A Key Tool in Covid Tracking: The Freedom of Information Act

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In the early months of the pandemic, pockets of data in some U.S. communities suggested that the coronavirus was infecting and killing Black and Latino people at much higher rates than white people. A team of New York Times reporters tracking outbreaks across the country believed that acquiring granular national data from the Centers for Disease Control and Prevention could confirm this trend. There was just one problem: The federal government didn’t fulfill the reporters’ email request for the data.

To overcome that hurdle, Times journalists relied on a decades-old law known as the Freedom of Information Act, which grants the public access to records from almost any federal agency, and on state open-records laws. After the reporters obtained the data, their article, published in July, provided a detailed picture of 640,000 infections detected in nearly 1,000 U.S. counties, the most comprehensive look at coronavirus cases across the country to that point. The report also confirmed that Black and Latino people were indeed bearing the worst of the pandemic.

Over the past year, dozens of Times journalists who have been denied case-related data have filed more than 400 FOIA or other open-records requests with government agencies. Through many of these requests, reporters have been able to track cases and deaths and uncover locations of Covid-19 outbreaks.

“Having good information, having solid data and really respectfully staying on top of agencies to make sure they are being transparent leads to better accountability, and hopefully better policy,” said Mitch Smith, a National desk correspondent who covers the Midwest and was one of the journalists who reported on the racial inequity story.

Filing a FOIA request is, for the most part, as straightforward as writing an email. A reporter can submit a form on the federal FOIA website or a state equivalent, detailing the information sought. FOIA officers will then approve or deny the request, though at times they don’t make a determination for an extended period — weeks, months, sometimes years.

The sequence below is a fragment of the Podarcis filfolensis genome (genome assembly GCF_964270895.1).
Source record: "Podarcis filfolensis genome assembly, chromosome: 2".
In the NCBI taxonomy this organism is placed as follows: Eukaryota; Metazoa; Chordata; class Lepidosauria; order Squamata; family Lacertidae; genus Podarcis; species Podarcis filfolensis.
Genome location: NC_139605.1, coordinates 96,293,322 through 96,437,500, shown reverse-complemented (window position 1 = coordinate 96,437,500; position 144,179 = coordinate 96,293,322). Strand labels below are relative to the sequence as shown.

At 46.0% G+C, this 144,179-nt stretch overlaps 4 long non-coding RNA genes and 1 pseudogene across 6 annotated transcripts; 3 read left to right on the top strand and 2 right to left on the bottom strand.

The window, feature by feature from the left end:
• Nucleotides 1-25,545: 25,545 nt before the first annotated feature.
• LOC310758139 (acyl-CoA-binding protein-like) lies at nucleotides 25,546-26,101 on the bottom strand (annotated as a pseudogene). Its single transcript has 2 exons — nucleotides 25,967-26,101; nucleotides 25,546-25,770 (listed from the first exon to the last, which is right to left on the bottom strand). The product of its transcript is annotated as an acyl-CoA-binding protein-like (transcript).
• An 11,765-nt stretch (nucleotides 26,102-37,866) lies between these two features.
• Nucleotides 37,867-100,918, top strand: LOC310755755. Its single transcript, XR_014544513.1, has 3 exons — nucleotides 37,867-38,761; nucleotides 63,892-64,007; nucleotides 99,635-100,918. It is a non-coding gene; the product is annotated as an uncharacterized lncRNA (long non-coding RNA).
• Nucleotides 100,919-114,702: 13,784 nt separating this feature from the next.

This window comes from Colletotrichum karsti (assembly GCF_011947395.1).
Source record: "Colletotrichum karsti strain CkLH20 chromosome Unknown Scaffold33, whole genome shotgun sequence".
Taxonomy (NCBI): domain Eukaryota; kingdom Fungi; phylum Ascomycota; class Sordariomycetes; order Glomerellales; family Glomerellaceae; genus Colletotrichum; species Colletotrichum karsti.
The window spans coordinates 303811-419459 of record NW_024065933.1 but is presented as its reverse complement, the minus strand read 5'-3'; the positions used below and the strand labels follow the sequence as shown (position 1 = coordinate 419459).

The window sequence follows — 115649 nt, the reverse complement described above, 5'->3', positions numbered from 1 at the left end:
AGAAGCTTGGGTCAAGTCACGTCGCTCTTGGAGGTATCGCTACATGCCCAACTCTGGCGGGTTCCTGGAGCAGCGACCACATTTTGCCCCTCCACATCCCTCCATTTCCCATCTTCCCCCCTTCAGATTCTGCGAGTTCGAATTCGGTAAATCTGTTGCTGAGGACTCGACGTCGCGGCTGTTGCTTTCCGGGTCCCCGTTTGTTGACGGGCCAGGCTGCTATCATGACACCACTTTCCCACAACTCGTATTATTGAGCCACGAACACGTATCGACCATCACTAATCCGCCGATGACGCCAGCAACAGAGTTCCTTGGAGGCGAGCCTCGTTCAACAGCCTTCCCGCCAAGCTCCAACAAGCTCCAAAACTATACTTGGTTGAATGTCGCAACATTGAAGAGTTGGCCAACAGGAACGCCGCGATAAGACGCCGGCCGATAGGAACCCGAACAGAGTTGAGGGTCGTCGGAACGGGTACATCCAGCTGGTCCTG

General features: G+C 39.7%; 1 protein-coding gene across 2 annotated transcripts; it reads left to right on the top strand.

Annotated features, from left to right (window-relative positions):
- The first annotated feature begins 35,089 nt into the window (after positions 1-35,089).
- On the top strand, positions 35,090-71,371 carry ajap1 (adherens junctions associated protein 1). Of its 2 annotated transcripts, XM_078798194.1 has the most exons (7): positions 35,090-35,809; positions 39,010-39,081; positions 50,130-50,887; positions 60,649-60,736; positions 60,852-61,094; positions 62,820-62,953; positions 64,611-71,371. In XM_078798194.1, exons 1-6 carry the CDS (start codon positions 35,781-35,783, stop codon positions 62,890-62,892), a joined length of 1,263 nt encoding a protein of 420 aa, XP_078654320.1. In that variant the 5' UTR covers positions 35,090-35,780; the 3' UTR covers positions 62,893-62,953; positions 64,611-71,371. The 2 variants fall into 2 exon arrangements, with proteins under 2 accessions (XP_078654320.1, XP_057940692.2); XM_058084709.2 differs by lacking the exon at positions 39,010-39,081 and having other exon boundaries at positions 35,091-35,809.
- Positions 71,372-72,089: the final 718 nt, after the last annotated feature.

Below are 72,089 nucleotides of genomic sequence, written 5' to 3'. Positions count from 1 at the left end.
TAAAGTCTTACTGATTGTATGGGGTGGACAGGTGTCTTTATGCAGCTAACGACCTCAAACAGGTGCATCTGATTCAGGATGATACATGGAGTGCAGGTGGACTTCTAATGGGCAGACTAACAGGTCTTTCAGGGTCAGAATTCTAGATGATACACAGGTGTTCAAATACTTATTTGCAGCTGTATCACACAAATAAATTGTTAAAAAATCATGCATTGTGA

April 20, 2021, 7:01 p.m. ET

Journalists can appeal after a denial or after a deadline to decide or respond to a request has passed, but if the appeal fails or if an agency doesn’t respond, journalists can sue to receive the information, as The Times did to obtain the C.D.C. data underpinning its report on racial inequity. Sometimes, governments try to put up roadblocks in the form of charging exorbitant fees to conduct a records search or requiring a reporter to be a resident of the state where the request is filed, or simply requiring that a form be delivered by hand to a post office. In some of those cases, the courts can again be a recourse.

Danielle Ivory, an investigative reporter for The Times, began filing FOIA and open-records requests soon after joining the Covid tracking team a year ago. Early on, she and her colleagues filed requests in almost every state to obtain lists of nursing homes with coronavirus cases and deaths. Ms. Ivory estimated that later, when reporting on coronavirus clusters at universities, they had sent over 200 requests to at least 150 colleges alone for case data, which helped them trace more than 400,000 Covid cases back to the universities in 2020.

“A lot of these places didn’t want to disclose the information,” Ms. Ivory said. “Some places told us that they thought it was private. We were asking for aggregate information, so we disagreed with that assessment, and in many cases we were right, because some of them ended up giving it to us.”

As prisons and jails began reporting spikes in coronavirus outbreaks last year, open-records requests proved instrumental in tracking the spread of cases. Danya Issawi, a member of the team who worked on that project, said that filing FOIAs to sheriff’s offices and local health departments became almost a daily routine, not only for obtaining numbers of infections and deaths at these facilities but also for detention facility populations and information on testing.

“All that data represents real human lives and real human consequences in places that don’t readily share numbers,” Ms. Issawi said. “Every time we file a FOIA and get information back, it feels like you’re bridging a little bit of a gap to someone who might have loved ones or a friend.”

Now, as vaccination efforts continue, FOIA requests and other open records applications can keep playing a vital role in requiring governments to be transparent. Times journalists have filed dozens of FOIA requests this year alone, checking for distribution patterns or problem areas.

But Ms. Ivory is always optimistic that, as more and more people see the value of this data, it may become easier to obtain. “Honestly, I’m really hopeful,” she said.